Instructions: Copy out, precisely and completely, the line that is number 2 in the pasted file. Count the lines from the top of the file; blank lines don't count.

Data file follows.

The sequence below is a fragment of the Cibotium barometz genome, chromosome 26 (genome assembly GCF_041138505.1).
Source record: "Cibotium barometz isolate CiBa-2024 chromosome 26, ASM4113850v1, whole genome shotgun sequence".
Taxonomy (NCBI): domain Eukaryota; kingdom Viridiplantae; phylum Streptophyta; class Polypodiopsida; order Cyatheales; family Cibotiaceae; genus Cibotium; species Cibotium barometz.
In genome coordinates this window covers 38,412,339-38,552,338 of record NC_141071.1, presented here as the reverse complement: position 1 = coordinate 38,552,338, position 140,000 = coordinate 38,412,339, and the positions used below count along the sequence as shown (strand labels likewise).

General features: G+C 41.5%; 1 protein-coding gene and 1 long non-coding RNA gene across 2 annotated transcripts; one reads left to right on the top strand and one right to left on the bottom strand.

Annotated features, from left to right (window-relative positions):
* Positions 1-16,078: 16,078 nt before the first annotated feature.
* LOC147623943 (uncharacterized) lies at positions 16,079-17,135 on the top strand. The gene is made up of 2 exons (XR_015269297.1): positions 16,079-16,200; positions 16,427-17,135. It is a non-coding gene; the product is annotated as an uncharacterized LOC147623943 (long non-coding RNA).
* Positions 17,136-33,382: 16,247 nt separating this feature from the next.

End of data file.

Source record: "Cibotium barometz isolate CiBa-2024 chromosome 26, ASM4113850v1, whole genome shotgun sequence".